By train the journey from Kampar to Butterworth near Penang Island is scheduled to take just over 2 hours.
Train Times from Kampar to Penang
There are currently 6 train services a day from Kampar to Penang available to book online.
Buy Train Tickets from Kampar to Penang
Use the Search Box below to buy your train tickets from Kampar to Penang.
Kampar Railway Station
Kampar Railway Station is located 2 km walking distance from Gunung Relau Trailhead.
Penang Railway Station
Butterworth Railway Station is walking distance from the ferry terminal for services to Penang Island.
About Travel to Penang
George Town on Penang Island is not only Penang state’s largest city, with a population of over 700,000 permanent residents, but also its main tourist attraction. George Town has a lot to interest visitors as well as a fantastic range of hotels, bars and restaurants, which combined with a liberal atmosphere, make it a very pleasant place to go on holiday. From Butterworth Railway Station it’s quick and simple to get George Town. All you need to do is to walk 5 minutes along a sign posted route to Penang Sentral Bus Station. On the 2nd level of the bus station is a walkway connecting to the ferry pier. The ferry to George Town on Penang Island departs frequently throughout the day taking 20 minutes to complete the crossing and costing 1.2 MYR for adults and 0.6 MYR for children payable as you make your way onto the ferry.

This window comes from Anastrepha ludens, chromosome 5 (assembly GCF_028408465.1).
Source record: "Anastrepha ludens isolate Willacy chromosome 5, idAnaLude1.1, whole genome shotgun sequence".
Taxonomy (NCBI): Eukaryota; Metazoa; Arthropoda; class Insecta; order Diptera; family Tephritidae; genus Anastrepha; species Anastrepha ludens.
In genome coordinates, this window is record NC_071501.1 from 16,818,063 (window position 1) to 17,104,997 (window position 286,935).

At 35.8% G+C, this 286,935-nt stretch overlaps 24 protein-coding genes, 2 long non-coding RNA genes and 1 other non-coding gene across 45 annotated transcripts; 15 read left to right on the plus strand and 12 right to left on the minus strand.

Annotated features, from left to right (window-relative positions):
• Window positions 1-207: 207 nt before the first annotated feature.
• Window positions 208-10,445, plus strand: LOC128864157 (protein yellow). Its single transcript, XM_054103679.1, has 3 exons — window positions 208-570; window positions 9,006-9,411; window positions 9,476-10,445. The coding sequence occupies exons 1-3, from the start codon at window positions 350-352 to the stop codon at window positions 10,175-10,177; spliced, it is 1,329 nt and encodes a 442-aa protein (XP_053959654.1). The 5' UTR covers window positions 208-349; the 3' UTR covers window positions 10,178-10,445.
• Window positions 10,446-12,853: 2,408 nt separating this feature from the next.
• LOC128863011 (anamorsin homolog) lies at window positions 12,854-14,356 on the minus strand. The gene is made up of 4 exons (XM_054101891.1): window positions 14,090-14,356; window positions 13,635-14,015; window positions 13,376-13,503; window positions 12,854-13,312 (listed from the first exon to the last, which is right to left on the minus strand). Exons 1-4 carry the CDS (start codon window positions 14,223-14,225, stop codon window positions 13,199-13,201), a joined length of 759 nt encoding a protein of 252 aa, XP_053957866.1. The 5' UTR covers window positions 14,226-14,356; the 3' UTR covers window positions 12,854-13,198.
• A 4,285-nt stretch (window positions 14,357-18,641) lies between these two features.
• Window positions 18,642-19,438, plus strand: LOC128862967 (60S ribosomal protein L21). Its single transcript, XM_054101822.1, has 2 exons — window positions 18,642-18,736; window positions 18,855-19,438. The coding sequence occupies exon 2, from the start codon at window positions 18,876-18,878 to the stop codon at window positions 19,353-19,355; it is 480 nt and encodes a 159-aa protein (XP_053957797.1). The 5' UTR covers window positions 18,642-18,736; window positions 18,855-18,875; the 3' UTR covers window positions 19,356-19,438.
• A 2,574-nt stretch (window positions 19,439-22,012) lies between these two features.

George Town has a long and interesting history with lots of historical buildings, earning the city UNESCO World Heritage Site status from 2008 onward. George Town was established in 1136 as a Sultanate, but really starting growing from 1786 when the British East India Company took control of the city turning it into a major trading port. The British settlers built lots of European style buildings, however, the distinctive character of the city was created in larger part by the Indian and Chinese immigrants who came to work and do business in the city. George Town has some unique features established by these immigrant communities in the late 19th Century that still exist today. To the east of Chulia Street is the ‘Little India’ quarter with lots of Indian restaurants and shops selling Indian products. The Chinese community left an even bigger mark on the city. Along the seafront road are a series of wooden piers where close knit Chinese communities still live over the sea without paying local taxes and possessing no land titles for their homes. The city also has a number of Chinese style Taoist temples and grand clan houses, which were the headquarters of armed gangs during the 19th Century who frequently fought with each other and the Indian community for control of the city’s economy.